Anthony Rojas has lived a life of miracles, and now he and his mom are asking for one more.
Rojas spent the majority of his young life confined to St. Mary’s Hospital for Children in Queens beginning in 2017 due to a rare genetic mutation, bronchiolitis obliterans, that causes abnormal cell growth scarring in his lungs, making it difficult for him to breathe. Suffering from chronic respiratory failure and in need of a lung transplant, the prognosis for the future appeared dire.
In order to inspire faith in what was then believed to be the final months of the young boy’s life, the NYPD took him under their wing as a member of their Hope program — an initiative that allows children living with severe and even terminal illnesses to spend their days as New York’s Finest—varnishing him with an honorary cop status and whisking him on exciting assignments.
So, when a miracle occurred and the dying child began to stabilize, legions of police officers applauded Rojas as he finally left St. Mary’s Hospital after a four year stay on Oct. 21. The day he went home was an emotional one for his family and members of the police department alike who had befriended him, but that picturesque Thursday was not the end of the story.
Having Rojas back at home, in Suffolk County, was a dream come true for his family. The seven-year-old was like a fish back in water. Due to COVID-19 pandemic restrictions, interactions with his loved ones were severely limited but once he was out of the ward and in his living room, he and his brother were bonding just like old times.
“The first thing that he did was run to his brother,” his mother Lucy Ramirez told amNewYork Metro. “He was very excited. He wanted to play everything with him. He left so many friends behind at the hospital, but he has been welcomed to a new world.”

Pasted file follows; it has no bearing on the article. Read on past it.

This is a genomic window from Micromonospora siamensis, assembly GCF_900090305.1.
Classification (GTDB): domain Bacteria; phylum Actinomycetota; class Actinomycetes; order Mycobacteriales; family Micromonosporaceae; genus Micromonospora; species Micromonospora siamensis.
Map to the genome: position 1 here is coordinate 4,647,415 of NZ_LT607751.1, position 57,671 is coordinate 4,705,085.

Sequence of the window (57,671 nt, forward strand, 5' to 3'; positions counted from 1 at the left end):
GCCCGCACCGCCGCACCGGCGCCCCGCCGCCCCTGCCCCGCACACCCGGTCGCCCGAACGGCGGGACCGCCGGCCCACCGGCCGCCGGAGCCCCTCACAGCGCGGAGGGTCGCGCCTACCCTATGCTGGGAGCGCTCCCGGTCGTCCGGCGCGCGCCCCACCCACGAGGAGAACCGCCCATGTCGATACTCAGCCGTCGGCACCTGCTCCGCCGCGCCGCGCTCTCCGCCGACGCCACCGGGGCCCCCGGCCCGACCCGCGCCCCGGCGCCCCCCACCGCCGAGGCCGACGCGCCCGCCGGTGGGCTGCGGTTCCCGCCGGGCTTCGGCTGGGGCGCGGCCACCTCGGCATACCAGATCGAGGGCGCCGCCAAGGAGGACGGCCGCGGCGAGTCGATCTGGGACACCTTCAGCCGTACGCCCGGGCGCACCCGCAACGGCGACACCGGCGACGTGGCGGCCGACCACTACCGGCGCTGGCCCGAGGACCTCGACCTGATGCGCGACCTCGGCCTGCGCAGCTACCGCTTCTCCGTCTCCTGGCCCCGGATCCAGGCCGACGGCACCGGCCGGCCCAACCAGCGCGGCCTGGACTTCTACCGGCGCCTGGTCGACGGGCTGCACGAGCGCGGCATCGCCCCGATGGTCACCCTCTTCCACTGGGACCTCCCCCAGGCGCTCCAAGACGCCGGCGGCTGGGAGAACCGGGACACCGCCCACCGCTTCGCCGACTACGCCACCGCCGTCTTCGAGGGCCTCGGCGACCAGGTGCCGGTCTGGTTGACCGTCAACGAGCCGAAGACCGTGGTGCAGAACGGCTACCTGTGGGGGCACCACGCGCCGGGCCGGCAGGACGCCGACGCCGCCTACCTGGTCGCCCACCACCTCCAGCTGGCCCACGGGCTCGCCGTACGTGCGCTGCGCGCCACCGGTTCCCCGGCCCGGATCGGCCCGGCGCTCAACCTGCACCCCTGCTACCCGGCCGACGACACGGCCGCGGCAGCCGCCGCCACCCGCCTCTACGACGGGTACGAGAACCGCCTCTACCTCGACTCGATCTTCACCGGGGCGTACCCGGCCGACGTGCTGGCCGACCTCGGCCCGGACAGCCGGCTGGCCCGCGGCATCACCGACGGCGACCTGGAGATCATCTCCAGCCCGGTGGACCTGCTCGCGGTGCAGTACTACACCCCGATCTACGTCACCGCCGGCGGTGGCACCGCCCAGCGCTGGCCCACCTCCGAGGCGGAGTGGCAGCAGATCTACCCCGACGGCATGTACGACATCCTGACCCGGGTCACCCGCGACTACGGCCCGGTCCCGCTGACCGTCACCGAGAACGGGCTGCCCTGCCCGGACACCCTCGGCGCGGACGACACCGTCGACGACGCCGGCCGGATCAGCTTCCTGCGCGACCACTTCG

Despite the truly joyous and momentous feeling of having the miracle boy back in their loving embrace, the rest of the transition unfortunately hasn’t gone quite as smoothly. Due to Rojas’ unique ailment, he requires distinctive medical care and equipment. Tethered to an oxygen tank, Rojas is not only physically limited, but the expenses are also proving to be a hard financial limitation for the struggling family.
“He wants to do so much, but unfortunately he is dependent 24/7 on oxygen, so wherever he goes is very limited. We always have to carry an oxygen portable; we have to carry tanks. He needs a concentrator and basically economically right now it’s a huge financial burden,” Ramirez explained.
The mother reiterated that she adores having her child home, but she wishes things could be easier for him after he has already experienced so much during his young life.
The family has created a GoFundMe page in hopes of gaining financial support to pay for the medical supplies and has even started an Instagram account where followers can shadow the boy’s progress, of which he has made a substantial amount since first arriving at St. Mary’s Hospital for Children.
Ramirez credits his drive to the NYPD Hope program, which she believes helped him fight knowing he had so many supporters. Deputy Inspector Paul Valerga, an instrumental force behind the program, agrees but also says Rojas not only inspired members of the police force he also served as a role model for other children at the hospital.
“Listen, I had been involved in some crazy incidents in my 25-year career in the NYPD. And I’m telling you when Anthony fist bumped me, I was actually crying,” Inspector Valerga said, recalling the day Rojas left the hospital. “You know, no matter what, for a child his age to teach me how to be a better person is just, it’s just overwhelming.”
“It will be a reward for him. It’ll give him new opportunities for things,” she explained.
Rojas himself is happy to be home, to play video games and toys with his brother.
“It was a new day for me!” Rojas told amNewYork Metro, happily remembering coming home for the first time after nearly half a decade.